That hasn’t been convincing enough for 10 of AAL’s major buyers, of which Kellogg’s is the latest. Prior to the Pop-Tarts maker freezing its purchases, others that had done likewise were PepsiCo, FrieslandCampina, Danone, Hershey’s, Nestlé, Procter & Gamble, Mondelēz, Colgate-Palmolive, and L’Oréal.
In addition to backlash from buyers, AAL also faces pressure from shareholders. BlackRock, the world’s largest asset manager, voted against the election of AAL’s board of directors at the company’s annual shareholder meeting in April over the ongoing violations.
Walhi has called on AAL to carry out environmental restoration and provide remedy for the harm done to Indigenous and local communities.
“We echo the calls of communities impacted by AAL’s destructive operations for AAL to return land taken without consent,” said Uli Arta Siagian, the forest and plantation campaign manager at Walhi. “Companies that violate human rights, operate outside of Indonesian law, and pollute our precious environment must right their wrongs.”
AAL hasn’t taken immediate action, instead launching an independent investigation into the allegations raised in the report. The investigating team, led by Indonesian environmental consultancy EcoNusantara, recently completed its on-the-ground verification work, including confirming evidence of the grievances raised.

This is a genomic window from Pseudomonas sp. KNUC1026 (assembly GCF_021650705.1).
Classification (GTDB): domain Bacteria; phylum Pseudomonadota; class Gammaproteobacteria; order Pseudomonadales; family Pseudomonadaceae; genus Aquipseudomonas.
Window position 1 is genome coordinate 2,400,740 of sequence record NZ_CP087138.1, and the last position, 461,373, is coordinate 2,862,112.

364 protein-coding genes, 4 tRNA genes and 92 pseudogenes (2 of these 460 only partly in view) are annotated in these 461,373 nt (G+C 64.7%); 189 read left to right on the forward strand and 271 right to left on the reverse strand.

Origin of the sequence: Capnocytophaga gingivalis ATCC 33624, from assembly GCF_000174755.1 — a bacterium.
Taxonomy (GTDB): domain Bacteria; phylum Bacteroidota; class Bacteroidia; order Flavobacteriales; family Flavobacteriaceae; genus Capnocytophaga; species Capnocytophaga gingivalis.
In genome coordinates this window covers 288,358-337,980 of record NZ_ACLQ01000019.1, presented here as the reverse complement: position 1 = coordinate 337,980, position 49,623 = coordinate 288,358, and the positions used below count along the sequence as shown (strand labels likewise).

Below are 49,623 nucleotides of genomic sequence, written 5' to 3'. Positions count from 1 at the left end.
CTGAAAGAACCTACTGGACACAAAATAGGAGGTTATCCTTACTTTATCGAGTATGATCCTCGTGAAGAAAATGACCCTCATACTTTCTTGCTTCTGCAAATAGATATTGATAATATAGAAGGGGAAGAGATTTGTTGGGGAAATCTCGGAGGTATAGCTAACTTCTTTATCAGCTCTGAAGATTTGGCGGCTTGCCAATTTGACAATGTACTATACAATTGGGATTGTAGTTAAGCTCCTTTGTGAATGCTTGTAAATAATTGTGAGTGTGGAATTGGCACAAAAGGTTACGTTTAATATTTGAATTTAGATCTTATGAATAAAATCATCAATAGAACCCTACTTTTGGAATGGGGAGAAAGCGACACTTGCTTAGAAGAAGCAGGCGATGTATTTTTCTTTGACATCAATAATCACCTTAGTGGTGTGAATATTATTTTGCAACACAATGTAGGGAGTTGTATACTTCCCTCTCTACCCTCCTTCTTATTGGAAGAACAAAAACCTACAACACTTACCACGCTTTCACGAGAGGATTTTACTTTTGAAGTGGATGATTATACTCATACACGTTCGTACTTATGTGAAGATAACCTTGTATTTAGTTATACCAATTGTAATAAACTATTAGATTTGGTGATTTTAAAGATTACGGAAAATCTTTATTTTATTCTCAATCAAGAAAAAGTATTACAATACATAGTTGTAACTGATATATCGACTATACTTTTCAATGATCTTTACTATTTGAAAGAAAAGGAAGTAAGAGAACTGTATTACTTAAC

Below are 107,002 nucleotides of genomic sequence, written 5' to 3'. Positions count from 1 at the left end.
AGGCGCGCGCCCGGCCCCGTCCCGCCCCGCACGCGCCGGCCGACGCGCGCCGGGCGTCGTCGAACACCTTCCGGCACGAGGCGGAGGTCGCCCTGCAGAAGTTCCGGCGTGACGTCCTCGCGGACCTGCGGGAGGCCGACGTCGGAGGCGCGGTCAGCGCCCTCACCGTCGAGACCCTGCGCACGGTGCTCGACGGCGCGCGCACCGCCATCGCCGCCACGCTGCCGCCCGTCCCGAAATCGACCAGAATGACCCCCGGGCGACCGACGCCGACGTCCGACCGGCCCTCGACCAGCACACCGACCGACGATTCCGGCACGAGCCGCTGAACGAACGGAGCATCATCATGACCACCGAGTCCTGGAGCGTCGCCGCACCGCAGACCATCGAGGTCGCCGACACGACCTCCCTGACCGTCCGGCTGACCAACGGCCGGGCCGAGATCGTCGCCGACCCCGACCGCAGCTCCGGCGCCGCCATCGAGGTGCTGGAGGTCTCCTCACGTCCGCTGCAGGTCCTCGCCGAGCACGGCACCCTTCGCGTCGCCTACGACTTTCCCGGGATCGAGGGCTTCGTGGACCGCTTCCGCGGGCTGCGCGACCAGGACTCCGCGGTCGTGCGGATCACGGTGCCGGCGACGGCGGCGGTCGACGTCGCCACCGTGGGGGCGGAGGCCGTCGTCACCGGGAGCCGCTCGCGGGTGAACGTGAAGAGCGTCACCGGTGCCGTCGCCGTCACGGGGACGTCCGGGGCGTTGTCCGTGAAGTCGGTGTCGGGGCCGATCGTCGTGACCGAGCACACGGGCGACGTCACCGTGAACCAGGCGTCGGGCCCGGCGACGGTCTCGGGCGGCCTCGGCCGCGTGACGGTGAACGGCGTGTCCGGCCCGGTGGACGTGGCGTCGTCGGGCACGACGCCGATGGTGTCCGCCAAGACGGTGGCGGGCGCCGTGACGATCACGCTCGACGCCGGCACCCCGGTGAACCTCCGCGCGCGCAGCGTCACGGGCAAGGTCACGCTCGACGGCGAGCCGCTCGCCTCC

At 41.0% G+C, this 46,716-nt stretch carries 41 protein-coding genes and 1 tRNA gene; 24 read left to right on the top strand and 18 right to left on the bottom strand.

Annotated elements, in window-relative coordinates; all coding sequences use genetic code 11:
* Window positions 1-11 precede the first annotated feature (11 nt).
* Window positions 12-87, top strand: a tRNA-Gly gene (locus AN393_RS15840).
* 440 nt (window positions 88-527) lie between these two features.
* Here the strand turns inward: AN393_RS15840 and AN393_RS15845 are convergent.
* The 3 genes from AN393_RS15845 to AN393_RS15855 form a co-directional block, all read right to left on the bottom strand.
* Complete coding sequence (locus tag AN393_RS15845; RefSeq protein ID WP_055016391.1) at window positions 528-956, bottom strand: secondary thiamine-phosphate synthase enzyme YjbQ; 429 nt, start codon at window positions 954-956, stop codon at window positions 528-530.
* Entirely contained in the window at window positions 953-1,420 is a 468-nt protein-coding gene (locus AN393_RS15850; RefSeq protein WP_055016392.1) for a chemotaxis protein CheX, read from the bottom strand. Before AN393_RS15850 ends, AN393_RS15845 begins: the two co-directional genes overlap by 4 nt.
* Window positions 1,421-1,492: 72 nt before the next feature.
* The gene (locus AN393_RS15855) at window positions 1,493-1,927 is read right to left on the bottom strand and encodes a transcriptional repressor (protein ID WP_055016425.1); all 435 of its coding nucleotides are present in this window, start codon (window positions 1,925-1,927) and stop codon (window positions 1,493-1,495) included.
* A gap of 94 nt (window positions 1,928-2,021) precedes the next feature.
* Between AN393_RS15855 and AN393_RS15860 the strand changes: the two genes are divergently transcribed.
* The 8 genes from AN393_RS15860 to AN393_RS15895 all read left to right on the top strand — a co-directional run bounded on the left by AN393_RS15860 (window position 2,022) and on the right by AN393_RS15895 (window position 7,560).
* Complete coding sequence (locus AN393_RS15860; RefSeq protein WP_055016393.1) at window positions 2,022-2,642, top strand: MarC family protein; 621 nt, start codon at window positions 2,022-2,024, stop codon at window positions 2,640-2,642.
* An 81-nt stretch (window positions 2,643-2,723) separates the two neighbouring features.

Local communities have largely been responsive and cooperative, according to the team, although there was also some reluctance to engage. The team says it’s now reviewing and analyzing the collected data.
Activists have criticized the investigation, calling it flawed from the start because it focuses on the communities’ legal rights rather than the AAL subsidiaries’ legal standing and social license to operate. It requires communities to prove all their claims with legal evidence, regardless of their customary claims and rights to the land, which in Indonesia is a complex issue.
The terms of reference for the investigation also suggests the communities were previously landless and now want land owned by the AAL subsidiaries, further cementing the notion that the company has the right to the land. The burden of proof is put on the communities because AAL failed to consult the affected communities in the development of the terms of reference, activists say.